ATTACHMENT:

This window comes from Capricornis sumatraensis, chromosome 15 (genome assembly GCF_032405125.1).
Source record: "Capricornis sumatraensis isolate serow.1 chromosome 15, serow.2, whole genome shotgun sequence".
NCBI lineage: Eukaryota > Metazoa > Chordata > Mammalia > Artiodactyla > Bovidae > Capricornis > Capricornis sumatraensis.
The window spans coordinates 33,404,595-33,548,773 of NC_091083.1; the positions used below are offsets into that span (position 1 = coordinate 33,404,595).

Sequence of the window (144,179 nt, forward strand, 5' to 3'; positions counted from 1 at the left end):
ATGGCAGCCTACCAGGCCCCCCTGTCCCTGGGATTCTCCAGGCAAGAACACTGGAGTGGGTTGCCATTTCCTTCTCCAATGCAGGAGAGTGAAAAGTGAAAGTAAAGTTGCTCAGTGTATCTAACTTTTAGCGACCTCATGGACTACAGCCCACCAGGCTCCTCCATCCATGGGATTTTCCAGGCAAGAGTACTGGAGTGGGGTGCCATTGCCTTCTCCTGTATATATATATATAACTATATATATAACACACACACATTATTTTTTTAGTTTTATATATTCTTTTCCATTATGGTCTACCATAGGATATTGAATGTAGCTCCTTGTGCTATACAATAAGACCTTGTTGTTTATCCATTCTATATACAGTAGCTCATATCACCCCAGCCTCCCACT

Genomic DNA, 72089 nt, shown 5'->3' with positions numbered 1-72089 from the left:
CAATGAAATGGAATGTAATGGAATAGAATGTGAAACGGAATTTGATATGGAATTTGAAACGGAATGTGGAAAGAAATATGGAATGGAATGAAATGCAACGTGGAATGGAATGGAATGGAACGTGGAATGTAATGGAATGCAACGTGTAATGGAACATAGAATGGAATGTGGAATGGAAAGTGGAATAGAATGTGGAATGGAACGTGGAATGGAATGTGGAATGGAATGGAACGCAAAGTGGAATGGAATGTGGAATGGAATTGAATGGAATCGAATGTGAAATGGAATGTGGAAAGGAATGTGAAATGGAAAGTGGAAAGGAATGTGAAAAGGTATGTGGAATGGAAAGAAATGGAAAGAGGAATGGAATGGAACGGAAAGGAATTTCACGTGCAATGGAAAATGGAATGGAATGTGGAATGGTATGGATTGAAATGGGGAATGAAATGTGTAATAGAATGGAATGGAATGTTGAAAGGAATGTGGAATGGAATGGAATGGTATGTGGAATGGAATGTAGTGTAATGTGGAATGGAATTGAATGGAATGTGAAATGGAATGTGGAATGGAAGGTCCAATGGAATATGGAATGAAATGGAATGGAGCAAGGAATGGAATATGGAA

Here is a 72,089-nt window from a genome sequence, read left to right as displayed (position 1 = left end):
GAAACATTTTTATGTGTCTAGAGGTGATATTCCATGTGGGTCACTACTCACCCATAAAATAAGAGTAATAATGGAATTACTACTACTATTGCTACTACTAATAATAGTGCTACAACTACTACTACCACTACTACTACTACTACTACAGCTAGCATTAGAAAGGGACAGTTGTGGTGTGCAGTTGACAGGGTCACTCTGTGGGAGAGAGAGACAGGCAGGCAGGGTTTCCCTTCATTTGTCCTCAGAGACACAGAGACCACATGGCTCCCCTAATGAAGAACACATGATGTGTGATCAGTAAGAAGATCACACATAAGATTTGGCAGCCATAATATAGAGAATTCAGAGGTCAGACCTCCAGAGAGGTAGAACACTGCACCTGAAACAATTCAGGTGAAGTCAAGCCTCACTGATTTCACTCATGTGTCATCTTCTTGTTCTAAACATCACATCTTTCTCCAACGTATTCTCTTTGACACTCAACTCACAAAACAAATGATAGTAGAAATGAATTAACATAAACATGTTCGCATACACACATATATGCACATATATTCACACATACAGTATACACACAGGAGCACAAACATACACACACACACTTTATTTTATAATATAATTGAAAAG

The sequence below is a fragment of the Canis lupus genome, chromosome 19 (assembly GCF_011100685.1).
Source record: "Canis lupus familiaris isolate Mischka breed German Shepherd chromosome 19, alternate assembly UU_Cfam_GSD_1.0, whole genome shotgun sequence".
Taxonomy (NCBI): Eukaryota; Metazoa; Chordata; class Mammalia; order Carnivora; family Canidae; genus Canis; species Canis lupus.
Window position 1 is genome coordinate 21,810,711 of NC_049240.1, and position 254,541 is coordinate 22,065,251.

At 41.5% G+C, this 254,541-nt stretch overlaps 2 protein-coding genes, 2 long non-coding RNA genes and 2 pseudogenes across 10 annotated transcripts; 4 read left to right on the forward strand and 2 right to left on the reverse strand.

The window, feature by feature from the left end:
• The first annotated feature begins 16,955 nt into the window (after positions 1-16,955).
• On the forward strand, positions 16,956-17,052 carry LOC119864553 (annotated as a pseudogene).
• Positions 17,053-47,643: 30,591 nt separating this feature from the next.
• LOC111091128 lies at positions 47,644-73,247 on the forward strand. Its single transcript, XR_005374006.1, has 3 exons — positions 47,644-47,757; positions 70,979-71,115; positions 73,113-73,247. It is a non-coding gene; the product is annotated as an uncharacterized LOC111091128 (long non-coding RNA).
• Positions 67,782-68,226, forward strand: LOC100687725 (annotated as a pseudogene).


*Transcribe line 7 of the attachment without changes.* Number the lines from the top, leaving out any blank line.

Genomic DNA, 72089 nt, shown 5'->3' with positions numbered 1-72089 from the left: